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Help in understanding an MPLS network (MPLS newbie)

 
 
ttripp
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      11-12-2007
I've inherited an MPLS network, and I've not worked with MPLS before.
The more I read, the more confused I am about the network I have.

I have a dozen sites, all connected to a Bellsouth (now AT&T) MPLS
network. Each site has a T1 circuit, and the circuit is configured as
frame-relay on each sites router. I understand this part OK.

Now to the part I don't understand. Each remote site is connected
back to the main site through VPN tunnels. So, each remote site has
one VPN tunnel back to the main site, and the main site has a dozen
tunnels, one to each remote site. Then, each site has a dozen static
routes, all pointing the their local router's WIC IP address.

Is this a typical MPLS setup? What I thought what MPLS did was not
unlike what a traditional frame-relay network did; the customer's
routers handed the WAN traffic to the provider's network, which
through various pieces of routing magic delivered the packets to the
customer's routers on the opposite end. No need to set up VPN
tunnels, and you use a IGP to handle the routing.

Each frame-relay interface is point-to-point, with the IP address part
of a /30 network, with one end being the local router, and the other
end being the AT&T router. Is this also typical?

Most MPLS documentation seems to be geared towards how the provider
sets up their network, not how the customer sets up his part. Any
help would be greatly appreciated, as I have absolutely no
documentation on how this setup came to be. Thanks.

 
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ttripp
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Posts: n/a
 
      11-12-2007
On Nov 12, 1:23 pm, ttripp <(E-Mail Removed)> wrote:
> I've inherited an MPLS network, and I've not worked with MPLS before.
> The more I read, the more confused I am about the network I have.
>
> I have a dozen sites, all connected to a Bellsouth (now AT&T) MPLS
> network. Each site has a T1 circuit, and the circuit is configured as
> frame-relay on each sites router. I understand this part OK.
>
> Now to the part I don't understand. Each remote site is connected
> back to the main site through VPN tunnels. So, each remote site has
> one VPN tunnel back to the main site, and the main site has a dozen
> tunnels, one to each remote site. Then, each site has a dozen static
> routes, all pointing the their local router's WIC IP address.
>
> Is this a typical MPLS setup? What I thought what MPLS did was not
> unlike what a traditional frame-relay network did; the customer's
> routers handed the WAN traffic to the provider's network, which
> through various pieces of routing magic delivered the packets to the
> customer's routers on the opposite end. No need to set up VPN
> tunnels, and you use a IGP to handle the routing.
>
> Each frame-relay interface is point-to-point, with the IP address part
> of a /30 network, with one end being the local router, and the other
> end being the AT&T router. Is this also typical?
>
> Most MPLS documentation seems to be geared towards how the provider
> sets up their network, not how the customer sets up his part. Any
> help would be greatly appreciated, as I have absolutely no
> documentation on how this setup came to be. Thanks.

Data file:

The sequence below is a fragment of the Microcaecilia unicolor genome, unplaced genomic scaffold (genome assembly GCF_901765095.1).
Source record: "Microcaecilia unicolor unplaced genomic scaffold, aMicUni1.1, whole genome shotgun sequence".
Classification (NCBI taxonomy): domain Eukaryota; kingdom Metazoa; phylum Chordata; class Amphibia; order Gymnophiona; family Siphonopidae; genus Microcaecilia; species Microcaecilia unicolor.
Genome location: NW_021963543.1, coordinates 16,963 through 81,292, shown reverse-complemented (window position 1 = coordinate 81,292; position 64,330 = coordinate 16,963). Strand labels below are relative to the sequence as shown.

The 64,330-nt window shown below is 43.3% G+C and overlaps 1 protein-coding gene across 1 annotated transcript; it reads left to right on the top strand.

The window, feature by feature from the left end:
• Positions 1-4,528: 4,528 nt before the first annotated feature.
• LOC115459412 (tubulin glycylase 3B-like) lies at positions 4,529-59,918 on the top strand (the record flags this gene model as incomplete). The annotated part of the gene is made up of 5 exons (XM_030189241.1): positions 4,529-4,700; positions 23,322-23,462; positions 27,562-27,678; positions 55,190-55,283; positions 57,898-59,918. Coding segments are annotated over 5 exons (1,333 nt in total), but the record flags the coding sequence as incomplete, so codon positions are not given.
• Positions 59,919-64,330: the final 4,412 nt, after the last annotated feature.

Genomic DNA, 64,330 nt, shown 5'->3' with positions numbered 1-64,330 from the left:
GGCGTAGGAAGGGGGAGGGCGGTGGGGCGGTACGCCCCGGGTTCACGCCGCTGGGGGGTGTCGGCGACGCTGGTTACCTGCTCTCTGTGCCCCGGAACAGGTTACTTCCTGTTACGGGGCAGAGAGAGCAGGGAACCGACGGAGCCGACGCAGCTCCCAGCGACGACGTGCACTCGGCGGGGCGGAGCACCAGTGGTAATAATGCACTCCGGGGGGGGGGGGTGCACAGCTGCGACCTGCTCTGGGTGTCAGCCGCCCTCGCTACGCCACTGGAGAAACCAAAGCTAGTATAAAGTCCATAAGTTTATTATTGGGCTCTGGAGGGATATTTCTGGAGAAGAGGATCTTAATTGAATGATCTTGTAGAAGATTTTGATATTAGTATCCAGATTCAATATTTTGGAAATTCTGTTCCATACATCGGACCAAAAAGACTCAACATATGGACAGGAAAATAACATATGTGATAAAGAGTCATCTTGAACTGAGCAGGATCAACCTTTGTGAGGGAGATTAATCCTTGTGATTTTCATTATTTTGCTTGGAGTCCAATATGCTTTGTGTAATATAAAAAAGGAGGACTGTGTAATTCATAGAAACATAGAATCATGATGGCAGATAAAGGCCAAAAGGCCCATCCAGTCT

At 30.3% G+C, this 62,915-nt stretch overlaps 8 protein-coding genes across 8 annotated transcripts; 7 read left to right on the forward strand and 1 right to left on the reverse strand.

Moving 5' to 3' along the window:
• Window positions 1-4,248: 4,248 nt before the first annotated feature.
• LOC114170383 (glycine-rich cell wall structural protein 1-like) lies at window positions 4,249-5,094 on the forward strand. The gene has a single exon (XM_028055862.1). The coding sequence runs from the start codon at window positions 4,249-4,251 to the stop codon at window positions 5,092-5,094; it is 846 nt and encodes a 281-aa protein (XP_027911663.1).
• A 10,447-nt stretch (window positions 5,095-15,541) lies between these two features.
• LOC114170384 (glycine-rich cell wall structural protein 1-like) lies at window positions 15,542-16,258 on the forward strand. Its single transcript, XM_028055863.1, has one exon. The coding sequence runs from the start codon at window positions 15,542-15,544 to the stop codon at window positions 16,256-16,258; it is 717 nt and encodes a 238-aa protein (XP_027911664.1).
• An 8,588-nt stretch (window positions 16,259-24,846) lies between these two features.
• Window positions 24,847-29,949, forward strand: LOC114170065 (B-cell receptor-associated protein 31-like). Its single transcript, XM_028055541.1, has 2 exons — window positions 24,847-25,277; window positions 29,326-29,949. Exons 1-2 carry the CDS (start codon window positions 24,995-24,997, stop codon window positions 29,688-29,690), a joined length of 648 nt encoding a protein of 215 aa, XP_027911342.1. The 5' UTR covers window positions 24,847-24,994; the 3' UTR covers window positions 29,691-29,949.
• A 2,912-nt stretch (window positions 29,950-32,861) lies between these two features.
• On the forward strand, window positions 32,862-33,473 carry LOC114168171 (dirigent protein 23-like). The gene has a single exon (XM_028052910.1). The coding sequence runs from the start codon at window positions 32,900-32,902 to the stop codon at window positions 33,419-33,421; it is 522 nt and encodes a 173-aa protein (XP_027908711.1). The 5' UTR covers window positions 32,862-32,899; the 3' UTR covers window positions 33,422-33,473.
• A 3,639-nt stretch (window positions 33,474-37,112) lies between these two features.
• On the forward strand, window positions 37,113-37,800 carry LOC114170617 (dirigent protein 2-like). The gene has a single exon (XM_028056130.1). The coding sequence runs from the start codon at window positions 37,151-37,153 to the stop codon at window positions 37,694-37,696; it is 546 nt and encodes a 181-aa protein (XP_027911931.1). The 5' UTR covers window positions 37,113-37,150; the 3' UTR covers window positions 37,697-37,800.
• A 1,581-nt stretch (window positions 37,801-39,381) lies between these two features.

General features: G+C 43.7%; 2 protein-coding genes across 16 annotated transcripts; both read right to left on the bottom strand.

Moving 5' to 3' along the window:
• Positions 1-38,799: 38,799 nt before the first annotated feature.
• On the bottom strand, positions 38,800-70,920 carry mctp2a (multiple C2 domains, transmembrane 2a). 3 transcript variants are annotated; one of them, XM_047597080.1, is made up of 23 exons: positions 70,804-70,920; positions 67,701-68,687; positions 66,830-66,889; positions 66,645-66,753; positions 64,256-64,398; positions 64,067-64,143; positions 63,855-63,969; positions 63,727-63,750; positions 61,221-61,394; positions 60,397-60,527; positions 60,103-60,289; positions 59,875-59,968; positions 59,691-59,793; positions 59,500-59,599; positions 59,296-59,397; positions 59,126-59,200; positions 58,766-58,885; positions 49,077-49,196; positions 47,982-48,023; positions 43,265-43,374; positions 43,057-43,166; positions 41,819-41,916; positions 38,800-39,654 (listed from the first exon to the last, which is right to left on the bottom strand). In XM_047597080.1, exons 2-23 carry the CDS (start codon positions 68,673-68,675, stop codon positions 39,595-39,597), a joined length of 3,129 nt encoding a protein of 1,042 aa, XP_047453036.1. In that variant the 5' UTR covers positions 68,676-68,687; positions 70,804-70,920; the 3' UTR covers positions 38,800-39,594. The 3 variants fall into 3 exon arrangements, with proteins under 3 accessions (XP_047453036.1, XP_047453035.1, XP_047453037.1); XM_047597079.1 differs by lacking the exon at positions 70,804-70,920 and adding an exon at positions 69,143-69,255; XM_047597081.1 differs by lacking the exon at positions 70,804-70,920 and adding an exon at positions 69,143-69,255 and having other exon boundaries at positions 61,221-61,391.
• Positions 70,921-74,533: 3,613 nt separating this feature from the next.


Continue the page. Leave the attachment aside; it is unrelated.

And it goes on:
Actually, I got a detail wrong. Three of the sites (including the
main site) are connected through frame-relay, but the other ten are
connected through regular T1. I should point out that AT&T is the
vendor for most, but not all, of these local connections. The MPLS
network is pure AT&T.

 
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stephen
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Posts: n/a
 
      11-12-2007
"ttripp" <(E-Mail Removed)> wrote in message
news:(E-Mail Removed) ups.com...
> On Nov 12, 1:23 pm, ttripp <(E-Mail Removed)> wrote:
> > I've inherited an MPLS network, and I've not worked with MPLS before.
> > The more I read, the more confused I am about the network I have.
> >
> > I have a dozen sites, all connected to a Bellsouth (now AT&T) MPLS
> > network. Each site has a T1 circuit, and the circuit is configured as
> > frame-relay on each sites router. I understand this part OK.
> >
> > Now to the part I don't understand. Each remote site is connected
> > back to the main site through VPN tunnels. So, each remote site has
> > one VPN tunnel back to the main site, and the main site has a dozen
> > tunnels, one to each remote site. Then, each site has a dozen static
> > routes, all pointing the their local router's WIC IP address.


do you have documentation?

if not - thats the 1st thing to fix.
> >
> > Is this a typical MPLS setup? What I thought what MPLS did was not
> > unlike what a traditional frame-relay network did; the customer's
> > routers handed the WAN traffic to the provider's network, which
> > through various pieces of routing magic delivered the packets to the
> > customer's routers on the opposite end. No need to set up VPN
> > tunnels, and you use a IGP to handle the routing.


Yes - or at least that is the way the ones i have used work.
the serial link carries F/R format packets, but uses it as a point to point
link to peer to the PE router.
you only need multiple PVCs if you are either
1. crossing a "real" F/R network to get to the MPLS bit, or
2. for some logical structure reason across a point to point serial link (we
use it for multi VPN since different VPNs can use different PVCs on the same
WAN link to keep traffic separation).

but nothing stops you adding tunnels on top of that for some reason, since
it is just another IP network
- one i get involved in does it as:
internal net + OSPF -> GRE -> IPsec -> "cloud" with MPLS.

> >
> > Each frame-relay interface is point-to-point, with the IP address part
> > of a /30 network, with one end being the local router, and the other
> > end being the AT&T router. Is this also typical?
> >

Yes.

> > Most MPLS documentation seems to be geared towards how the provider
> > sets up their network, not how the customer sets up his part. Any
> > help would be greatly appreciated, as I have absolutely no
> > documentation on how this setup came to be. Thanks.